+ To disgorge or not to disgorge?
In the world of bubbly wine, there’s an increasing number of cloudy bottles out there—particularly among pétillant naturel (or “pét-nat” an ancient method of making sparkling wine wherein the still wine is bottled before it completes fermentation, finishing inside the bottle and trapping the CO2, which leads to a gentle bubble), pét-nat-style cider and col fondo prosecco. Their producers willfully choose not to “disgorge,” or remove the dead yeast cells (lees) that form in the bottle after the wine finishes its second fermentation. Is this simply meant to show “naturalness” or is there a real positive difference? Or at least a history? All of the above.
Last year Andy Brennan of Aaron Burr Ciders held a tasting of disgorged and non-disgorged ciders. The cloudy, non-disgorged cider actually tasted more complex, deeper and livelier. He ultimately decided to release it, saved himself the very messy work of getting rid of the lees and hoped the public would accept it in all of its cloudy glory. (They did.)
Luca Ferraro who makes prosecco under the label BeleCasel label points to history as the impetus for his decision to make bottle-fermented col fondo (which translates to “with its bottom” or colloquially to “with its sediment”) prosecco. In fact, prosecco made in the more dominant charmat method—wherein fermentation happens in tanks, yielding fruity, sometimes insipid wines—only became pervasive in the region in the 1980s. Before that, most prosecchi were made in the col fondo style. According to Ferraro there’s even a local saying: “Cloudy wine is better than clear water.” And he says that there is also “a ritual of splitting the last part of the bottle with the sediments as a genuine digestif after the meal.”
This practice of leaving the lees in bottle, however, can backfire if a winemaker isn’t clean and careful. “Lees can make a wine reductive,” says Thierry Puzelat referring to the dirty or sulfurous smells that can be off putting. “You have to have clean lees; If not you’ll end up with a disaster, and in that case it’s better to disgorge.”
Fad or future?
While the shaking up the bottle to integrate the lees before pouring is a fad (and you lose quite a bit of wine due to the foaming), the pét-nat style of sparkling wine has spread from France all the way to California. As such, these cloudy, gently bubbly wines are becoming more widely accepted. And in the case of the prosecco region—which has come to be dominated by more commercial winemaking practices over the last few decades—the continued embrace of col fondo looks like a step back to the future.
+ Skin Contact
Making white wines as if they were red by macerating them on their skins—resulting in what is referred to as “orange wine” that can range in color from blush to full-out amber—has been with us since the beginning of wine, but has seen a significant resurgence over the past decade. Beyond changing color, it alters the flavor and texture of a wine, often promoting savory aromas and tannins that could rival a red wine. For some countries—like Georgia, Slovenia and Croatia—this tradition evolved as a matter of practicality for those who aim to make white wine without sulfur, as the tannins in the skins act as something of an anti-oxidant, as well as a way to add tension to wines that might lack acidity. The con? The argument against skin contact is similar to the cold carbonic debate, in that many believe that it obscures terroir, yielding wines that express technique over place.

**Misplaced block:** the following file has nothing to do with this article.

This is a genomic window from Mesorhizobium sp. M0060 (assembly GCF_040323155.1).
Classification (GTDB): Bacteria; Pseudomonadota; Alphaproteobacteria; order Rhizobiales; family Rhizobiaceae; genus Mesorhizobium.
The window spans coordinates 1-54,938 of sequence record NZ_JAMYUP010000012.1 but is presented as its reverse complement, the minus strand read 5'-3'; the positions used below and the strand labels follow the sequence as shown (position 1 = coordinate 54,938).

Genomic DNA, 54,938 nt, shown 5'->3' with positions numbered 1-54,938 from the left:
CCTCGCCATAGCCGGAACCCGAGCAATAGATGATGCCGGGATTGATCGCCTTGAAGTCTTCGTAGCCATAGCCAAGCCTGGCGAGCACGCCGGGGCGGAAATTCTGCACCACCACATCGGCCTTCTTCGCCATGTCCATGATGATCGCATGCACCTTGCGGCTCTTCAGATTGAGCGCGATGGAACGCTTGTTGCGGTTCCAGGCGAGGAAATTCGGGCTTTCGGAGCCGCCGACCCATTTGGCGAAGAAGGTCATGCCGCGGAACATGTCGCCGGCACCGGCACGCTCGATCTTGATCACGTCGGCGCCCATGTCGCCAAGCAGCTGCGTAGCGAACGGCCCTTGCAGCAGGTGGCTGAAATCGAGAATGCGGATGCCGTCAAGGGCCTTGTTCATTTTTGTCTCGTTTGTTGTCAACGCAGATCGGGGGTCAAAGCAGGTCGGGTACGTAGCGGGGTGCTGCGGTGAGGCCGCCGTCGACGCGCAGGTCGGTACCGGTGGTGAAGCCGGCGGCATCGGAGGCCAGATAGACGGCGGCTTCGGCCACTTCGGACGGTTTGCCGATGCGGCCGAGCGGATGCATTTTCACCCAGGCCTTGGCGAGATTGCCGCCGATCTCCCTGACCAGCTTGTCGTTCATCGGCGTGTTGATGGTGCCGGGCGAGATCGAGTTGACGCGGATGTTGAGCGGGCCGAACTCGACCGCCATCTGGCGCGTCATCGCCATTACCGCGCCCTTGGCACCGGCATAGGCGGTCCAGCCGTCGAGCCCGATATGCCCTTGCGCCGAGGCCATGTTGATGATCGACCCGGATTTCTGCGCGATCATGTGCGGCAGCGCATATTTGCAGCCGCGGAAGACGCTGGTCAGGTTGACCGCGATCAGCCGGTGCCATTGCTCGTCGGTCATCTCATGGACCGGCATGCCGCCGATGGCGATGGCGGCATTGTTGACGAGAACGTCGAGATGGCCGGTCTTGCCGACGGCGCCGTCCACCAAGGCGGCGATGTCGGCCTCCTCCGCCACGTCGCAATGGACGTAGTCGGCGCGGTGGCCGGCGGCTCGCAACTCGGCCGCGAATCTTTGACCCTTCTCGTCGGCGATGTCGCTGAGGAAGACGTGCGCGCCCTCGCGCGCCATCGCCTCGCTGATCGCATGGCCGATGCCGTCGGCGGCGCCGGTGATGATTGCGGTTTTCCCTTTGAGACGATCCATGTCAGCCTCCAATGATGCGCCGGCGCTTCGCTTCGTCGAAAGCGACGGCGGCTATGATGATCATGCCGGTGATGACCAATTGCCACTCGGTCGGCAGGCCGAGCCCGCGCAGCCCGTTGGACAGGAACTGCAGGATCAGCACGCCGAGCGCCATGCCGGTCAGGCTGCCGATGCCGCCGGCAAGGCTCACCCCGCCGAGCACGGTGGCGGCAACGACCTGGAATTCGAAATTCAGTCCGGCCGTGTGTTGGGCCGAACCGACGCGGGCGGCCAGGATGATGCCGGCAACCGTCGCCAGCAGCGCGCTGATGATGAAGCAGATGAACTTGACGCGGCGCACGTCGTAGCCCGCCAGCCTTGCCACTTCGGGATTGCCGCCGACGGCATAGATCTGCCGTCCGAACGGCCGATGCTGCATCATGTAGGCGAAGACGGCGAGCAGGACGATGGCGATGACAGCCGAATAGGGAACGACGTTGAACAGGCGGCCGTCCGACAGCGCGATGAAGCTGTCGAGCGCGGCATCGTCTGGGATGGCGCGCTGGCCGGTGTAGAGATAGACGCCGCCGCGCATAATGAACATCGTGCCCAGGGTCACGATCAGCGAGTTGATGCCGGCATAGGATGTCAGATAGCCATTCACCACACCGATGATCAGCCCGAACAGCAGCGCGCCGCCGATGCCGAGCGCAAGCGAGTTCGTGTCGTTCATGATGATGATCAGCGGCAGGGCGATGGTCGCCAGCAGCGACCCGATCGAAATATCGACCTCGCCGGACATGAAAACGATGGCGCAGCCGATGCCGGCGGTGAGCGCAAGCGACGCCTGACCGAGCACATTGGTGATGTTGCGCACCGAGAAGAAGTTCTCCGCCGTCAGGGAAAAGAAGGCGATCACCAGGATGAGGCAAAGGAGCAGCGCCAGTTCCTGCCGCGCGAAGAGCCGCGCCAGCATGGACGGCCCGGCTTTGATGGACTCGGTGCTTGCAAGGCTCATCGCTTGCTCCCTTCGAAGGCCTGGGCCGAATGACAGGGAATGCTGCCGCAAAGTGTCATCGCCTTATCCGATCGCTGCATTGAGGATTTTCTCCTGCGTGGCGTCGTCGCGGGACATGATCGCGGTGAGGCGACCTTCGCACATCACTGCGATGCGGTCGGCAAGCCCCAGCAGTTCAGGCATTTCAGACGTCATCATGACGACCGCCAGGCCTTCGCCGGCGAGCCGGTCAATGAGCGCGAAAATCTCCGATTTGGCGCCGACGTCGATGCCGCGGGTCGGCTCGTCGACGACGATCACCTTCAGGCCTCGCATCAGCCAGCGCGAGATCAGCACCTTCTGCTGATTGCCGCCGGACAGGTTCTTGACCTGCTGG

Fad or future?
Used indiscriminately, the results are often hard, tannic and dull, making it easy to dismiss the dogs in the group as fad. But “orange wine” is a style of white wine that has been around for 8000 years or more, and while the wines made in this way—either out of necessity or tradition—may remain very niche, they’re are back for good.
+ Clay Vessels
Most people working naturally are generally living lean and don’t have the means to throw out money on the latest fermenting vessel. But the choice can impact everything from taste to the stability of the wines. Clay fermentation vessels, often referred to as amphorae—which have been around since Roman times, when they were mostly used for storage of wine—made their comeback in Europe in 2000, thanks to Josko Gravner in Friuli. Unlike wood, if the clay is of high quality and cured and maintained well, it shouldn’t impact flavor—i.e. it’s neutral. After seeing them in use while traveling in Georgia (the country with the longest unbroken tradition of making wine in clay vessels, which they call qvevri) Gravner brought some back to Italy, where the practice of fermenting and aging in them slowly spread.
Today there’s a clay revival from California to Austria to the Loire Valley. The most troublesome part of the using clay vessels, which many bury in the ground in the Georgian-style, is the difficulty in cleaning them. However, some winemakers, like Elisabetta Foradori in Italy’s Alto Adige, use smaller, unburied clay vessels, which have helped make the practice more manageable.
After switching to clay, Foradori says that her wines “found themselves earlier,” meaning that they found a certain stability and depth faster than when she made her wines in barrel. But she cautioned that not all clay is created equal. Because of the increase in demand for clay aging vessels, she suggested that the quality is not universal. But if the clay used is indeed of high quality she believes it’s “a means to translate a pure and essential voice of terroir in a wine.”
Fad or future?
Some regions such as Slovenia, Croatia and Georgia are reclaiming their past and installing clay vessels; it’s in these places that they have the greatest long-term potential for exclusive use. Individual winemakers outside of these countries will continue to will play with them, and ultimately the use of clay as one of several aging options within a winemaker’s cellar may well become commonplace.